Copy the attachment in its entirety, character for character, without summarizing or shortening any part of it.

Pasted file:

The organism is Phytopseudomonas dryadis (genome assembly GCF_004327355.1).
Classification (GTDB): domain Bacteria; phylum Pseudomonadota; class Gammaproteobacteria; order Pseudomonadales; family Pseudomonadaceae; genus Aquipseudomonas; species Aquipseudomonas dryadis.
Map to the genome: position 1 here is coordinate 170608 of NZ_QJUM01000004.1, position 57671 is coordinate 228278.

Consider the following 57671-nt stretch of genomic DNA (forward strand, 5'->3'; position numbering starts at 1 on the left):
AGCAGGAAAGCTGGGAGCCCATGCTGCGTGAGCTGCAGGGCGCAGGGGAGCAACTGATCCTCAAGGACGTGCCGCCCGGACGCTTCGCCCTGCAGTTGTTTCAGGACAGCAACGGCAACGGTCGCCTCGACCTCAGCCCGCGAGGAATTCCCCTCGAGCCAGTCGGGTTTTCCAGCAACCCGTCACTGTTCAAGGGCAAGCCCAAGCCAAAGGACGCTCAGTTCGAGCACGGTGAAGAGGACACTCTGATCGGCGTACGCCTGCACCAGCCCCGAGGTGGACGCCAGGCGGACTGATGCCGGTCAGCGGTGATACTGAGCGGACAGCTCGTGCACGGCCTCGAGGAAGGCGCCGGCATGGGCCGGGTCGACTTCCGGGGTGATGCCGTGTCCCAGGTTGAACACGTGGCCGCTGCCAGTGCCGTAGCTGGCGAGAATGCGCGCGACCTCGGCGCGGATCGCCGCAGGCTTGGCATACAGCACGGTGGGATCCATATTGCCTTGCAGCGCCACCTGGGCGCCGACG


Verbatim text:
The organism is Phytopseudomonas dryadis (genome assembly GCF_004327355.1).
Classification (GTDB): domain Bacteria; phylum Pseudomonadota; class Gammaproteobacteria; order Pseudomonadales; family Pseudomonadaceae; genus Aquipseudomonas; species Aquipseudomonas dryadis.
Map to the genome: position 1 here is coordinate 170608 of NZ_QJUM01000004.1, position 57671 is coordinate 228278.

Consider the following 57671-nt stretch of genomic DNA (forward strand, 5'->3'; position numbering starts at 1 on the left):
AGCAGGAAAGCTGGGAGCCCATGCTGCGTGAGCTGCAGGGCGCAGGGGAGCAACTGATCCTCAAGGACGTGCCGCCCGGACGCTTCGCCCTGCAGTTGTTTCAGGACAGCAACGGCAACGGTCGCCTCGACCTCAGCCCGCGAGGAATTCCCCTCGAGCCAGTCGGGTTTTCCAGCAACCCGTCACTGTTCAAGGGCAAGCCCAAGCCAAAGGACGCTCAGTTCGAGCACGGTGAAGAGGACACTCTGATCGGCGTACGCCTGCACCAGCCCCGAGGTGGACGCCAGGCGGACTGATGCCGGTCAGCGGTGATACTGAGCGGACAGCTCGTGCACGGCCTCGAGGAAGGCGCCGGCATGGGCCGGGTCGACTTCCGGGGTGATGCCGTGTCCCAGGTTGAACACGTGGCCGCTGCCAGTGCCGTAGCTGGCGAGAATGCGCGCGACCTCGGCGCGGATCGCCGCAGGCTTGGCATACAGCACGGTGGGATCCATATTGCCTTGCAGCGCCACCTGGGCGCCGACG